Esslingen finally lost its independence to its old rivals in Württemberg during the age of Napoleon at the start of the 19th century.
In the following decades, Esslingen was transformed into an engineering centre and lost a number of important historic buildings as factories and housing for workers were constructed.
The town suffered little damage in World War II, which meant that the medieval old town was preserved. The population had increased rapidly as a result of the industrialisation and underwent a further boom as refugees from East Germany settled in the town under American occupation.
Although it remains an important engineering centre and is full of students at the Esslingen University of Applied Sciences, it retains its attractions for visitors on a day trip from Stuttgart or even on a longer stay.
The medieval town centre allows visitors to wander from one half-timbered house to another - in fact, the area around the Hafenmarkt has the oldest row of half-timbered houses in Germany.
Marktplatz is another popular location, with the market square home to both the old and new town hall. It is also the venue for various festivals throughout the year, including the Esslingen Christmas market, which combines Advent celebrations with the style of a medieval market.
The old town hall, which the tourist office calls the most beautiful building in the town with its Renaissance facade, was built back in the 15th century.
Above the town it is possible to climb the narrow covered walkway up to the old city wall with its watchtower or, alternatively, to take a scenic stroll on the hillside through the vineyards which rise just outside the town centre.
Rottweil is characterised by its medieval architecture and is renowned for being one of the oldest towns in the region. The city is noted for its centuries-old annual carnival tradition, Fasnet. It's also widely recognized for giving its name to the well-known breed, the Rottweiler dog.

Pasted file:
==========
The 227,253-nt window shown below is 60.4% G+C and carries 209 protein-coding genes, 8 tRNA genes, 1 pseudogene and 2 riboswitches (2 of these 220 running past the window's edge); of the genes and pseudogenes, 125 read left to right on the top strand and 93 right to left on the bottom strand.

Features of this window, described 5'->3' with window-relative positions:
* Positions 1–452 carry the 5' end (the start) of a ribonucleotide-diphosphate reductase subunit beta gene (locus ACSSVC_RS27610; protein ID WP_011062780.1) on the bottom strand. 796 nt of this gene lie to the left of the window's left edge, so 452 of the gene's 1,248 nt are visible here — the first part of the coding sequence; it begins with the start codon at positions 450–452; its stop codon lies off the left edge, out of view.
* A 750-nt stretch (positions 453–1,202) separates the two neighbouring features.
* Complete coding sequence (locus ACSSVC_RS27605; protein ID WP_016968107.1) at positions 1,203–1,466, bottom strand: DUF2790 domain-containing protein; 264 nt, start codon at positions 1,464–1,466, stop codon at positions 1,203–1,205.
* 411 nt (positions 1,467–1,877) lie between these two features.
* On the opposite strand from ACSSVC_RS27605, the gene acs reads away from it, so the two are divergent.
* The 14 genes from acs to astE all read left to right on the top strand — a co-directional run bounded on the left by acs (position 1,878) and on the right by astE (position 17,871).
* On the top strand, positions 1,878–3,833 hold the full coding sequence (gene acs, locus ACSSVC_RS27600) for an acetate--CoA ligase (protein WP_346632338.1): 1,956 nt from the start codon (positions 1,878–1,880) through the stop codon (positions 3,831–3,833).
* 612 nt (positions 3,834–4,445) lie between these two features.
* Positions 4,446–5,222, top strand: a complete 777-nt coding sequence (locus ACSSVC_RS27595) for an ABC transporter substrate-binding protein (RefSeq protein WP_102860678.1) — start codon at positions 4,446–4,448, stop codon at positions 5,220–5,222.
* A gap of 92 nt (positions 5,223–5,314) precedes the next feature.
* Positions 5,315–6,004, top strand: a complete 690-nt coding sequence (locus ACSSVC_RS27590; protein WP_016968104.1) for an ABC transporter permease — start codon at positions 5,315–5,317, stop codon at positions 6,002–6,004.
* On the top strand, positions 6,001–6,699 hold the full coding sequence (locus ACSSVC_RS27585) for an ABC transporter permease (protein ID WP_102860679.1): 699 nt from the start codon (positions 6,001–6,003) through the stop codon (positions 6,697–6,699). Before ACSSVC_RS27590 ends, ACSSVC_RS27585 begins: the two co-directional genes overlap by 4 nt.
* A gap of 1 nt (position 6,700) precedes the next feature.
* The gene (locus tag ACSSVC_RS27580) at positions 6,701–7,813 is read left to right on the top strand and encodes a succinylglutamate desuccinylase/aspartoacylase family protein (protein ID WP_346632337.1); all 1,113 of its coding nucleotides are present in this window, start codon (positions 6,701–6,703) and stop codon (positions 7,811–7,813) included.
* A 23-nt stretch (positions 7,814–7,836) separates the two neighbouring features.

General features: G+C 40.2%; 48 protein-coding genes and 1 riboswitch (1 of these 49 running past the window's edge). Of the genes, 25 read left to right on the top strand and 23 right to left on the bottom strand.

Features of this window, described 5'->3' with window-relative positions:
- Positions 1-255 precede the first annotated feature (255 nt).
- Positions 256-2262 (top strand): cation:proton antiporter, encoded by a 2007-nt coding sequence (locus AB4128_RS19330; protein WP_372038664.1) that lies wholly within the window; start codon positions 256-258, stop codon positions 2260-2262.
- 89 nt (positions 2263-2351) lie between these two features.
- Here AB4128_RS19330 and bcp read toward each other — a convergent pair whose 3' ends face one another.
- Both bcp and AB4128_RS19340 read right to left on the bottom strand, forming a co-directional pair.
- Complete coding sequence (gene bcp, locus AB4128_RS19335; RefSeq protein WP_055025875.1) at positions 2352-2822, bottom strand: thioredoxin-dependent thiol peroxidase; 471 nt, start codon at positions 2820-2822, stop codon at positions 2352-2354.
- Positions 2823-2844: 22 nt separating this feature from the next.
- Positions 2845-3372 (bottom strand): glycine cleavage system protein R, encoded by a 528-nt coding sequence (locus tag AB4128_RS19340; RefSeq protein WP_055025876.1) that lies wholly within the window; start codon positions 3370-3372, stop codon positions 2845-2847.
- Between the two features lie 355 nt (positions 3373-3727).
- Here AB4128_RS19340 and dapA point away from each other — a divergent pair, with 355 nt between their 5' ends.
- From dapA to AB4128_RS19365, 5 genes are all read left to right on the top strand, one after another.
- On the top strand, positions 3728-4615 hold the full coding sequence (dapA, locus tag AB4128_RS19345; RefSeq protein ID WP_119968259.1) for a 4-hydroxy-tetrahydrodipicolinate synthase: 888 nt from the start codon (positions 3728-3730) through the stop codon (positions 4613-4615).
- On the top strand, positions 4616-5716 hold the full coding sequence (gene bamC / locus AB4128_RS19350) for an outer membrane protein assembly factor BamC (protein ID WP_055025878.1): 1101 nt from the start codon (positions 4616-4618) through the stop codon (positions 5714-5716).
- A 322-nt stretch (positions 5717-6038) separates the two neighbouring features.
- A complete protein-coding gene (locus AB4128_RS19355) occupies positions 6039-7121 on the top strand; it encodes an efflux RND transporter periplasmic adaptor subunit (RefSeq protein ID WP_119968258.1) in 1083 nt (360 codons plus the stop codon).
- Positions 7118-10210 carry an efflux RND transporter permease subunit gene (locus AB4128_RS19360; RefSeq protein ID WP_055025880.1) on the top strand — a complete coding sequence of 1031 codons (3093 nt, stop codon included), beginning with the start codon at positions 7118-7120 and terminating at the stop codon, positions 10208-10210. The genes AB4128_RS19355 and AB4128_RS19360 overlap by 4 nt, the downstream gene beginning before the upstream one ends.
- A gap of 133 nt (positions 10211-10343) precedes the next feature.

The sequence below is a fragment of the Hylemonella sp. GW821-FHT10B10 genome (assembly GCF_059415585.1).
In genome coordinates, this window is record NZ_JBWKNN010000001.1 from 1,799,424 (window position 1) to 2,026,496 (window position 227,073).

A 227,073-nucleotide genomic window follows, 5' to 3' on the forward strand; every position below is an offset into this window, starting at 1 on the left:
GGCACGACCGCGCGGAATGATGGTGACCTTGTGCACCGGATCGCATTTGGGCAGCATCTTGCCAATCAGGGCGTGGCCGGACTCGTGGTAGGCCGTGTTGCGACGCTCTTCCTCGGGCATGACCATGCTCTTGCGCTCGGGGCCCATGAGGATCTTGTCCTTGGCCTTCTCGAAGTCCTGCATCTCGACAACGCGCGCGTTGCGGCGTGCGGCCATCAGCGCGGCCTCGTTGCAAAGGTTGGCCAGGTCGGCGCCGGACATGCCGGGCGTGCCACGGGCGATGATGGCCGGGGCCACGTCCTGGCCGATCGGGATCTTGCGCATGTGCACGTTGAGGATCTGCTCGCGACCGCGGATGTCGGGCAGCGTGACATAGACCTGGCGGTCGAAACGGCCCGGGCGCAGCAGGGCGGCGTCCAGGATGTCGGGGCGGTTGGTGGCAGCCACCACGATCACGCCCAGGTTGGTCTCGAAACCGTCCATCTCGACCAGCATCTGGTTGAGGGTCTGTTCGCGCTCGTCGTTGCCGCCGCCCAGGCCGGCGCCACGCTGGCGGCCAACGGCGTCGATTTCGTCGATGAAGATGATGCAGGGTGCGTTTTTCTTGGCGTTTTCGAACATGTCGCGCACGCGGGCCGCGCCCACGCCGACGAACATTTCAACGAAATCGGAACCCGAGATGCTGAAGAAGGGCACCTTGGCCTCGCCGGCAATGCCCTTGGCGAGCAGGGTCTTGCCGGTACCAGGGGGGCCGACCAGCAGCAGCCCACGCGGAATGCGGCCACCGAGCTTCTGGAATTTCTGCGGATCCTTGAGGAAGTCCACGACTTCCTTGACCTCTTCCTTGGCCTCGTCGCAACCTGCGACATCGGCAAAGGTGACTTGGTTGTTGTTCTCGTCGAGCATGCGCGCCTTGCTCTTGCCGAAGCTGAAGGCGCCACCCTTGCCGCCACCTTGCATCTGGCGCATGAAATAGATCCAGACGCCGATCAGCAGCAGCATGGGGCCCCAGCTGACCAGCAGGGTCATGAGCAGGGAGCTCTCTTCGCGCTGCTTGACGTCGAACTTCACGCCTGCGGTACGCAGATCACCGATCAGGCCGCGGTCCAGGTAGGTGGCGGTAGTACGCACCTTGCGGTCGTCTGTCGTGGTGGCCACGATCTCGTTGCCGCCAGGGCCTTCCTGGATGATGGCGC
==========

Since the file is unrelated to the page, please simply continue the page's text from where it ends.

Tübingen dates back to the Middle Ages and is distinguished by its well-preserved old town featuring half-timbered houses and cobbled streets. Tübingen is also home to one of Europe's oldest universities, the Eberhard Karls University, established in 1477.
Reutlingen can boast several historical architectural sites from the Middle Ages, including its iconic town church, Marienkirche, and the imposing Tübinger Tor. It is located at the foot of the Swabian Jura and offers a blend of urban life and natural beauty.
Stuttgart is a dynamic and diverse city in the heart of Baden-Württemberg. Founded in the 10th century, Stuttgart has transformed itself from a historic city into an automotive powerhouse, famously home to world-renowned car manufacturers such as Mercedes-Benz and Porsche.
Founded in the early 18th century, Ludwigsburg is known for the Ludwigsburg Palace, one of the largest Baroque palaces in Germany surrounded by expansive, beautiful gardens. This city is also home to the Ludwigsburg Festival, a well-known international festival of music and performing arts.
Heidelberg is home to Germany's oldest university, Ruprecht Karl University, founded in 1386. The city is synonymous with the iconic Heidelberg Castle, a mix of styles from Gothic to Renaissance, perched on a hill and overlooking the city and river below.
The city tourist office is located on the Marktplatz and is open Mondays to Saturdays with slightly earlier closing on the Saturday.
Tourist Office: www.esslingen-marketing.de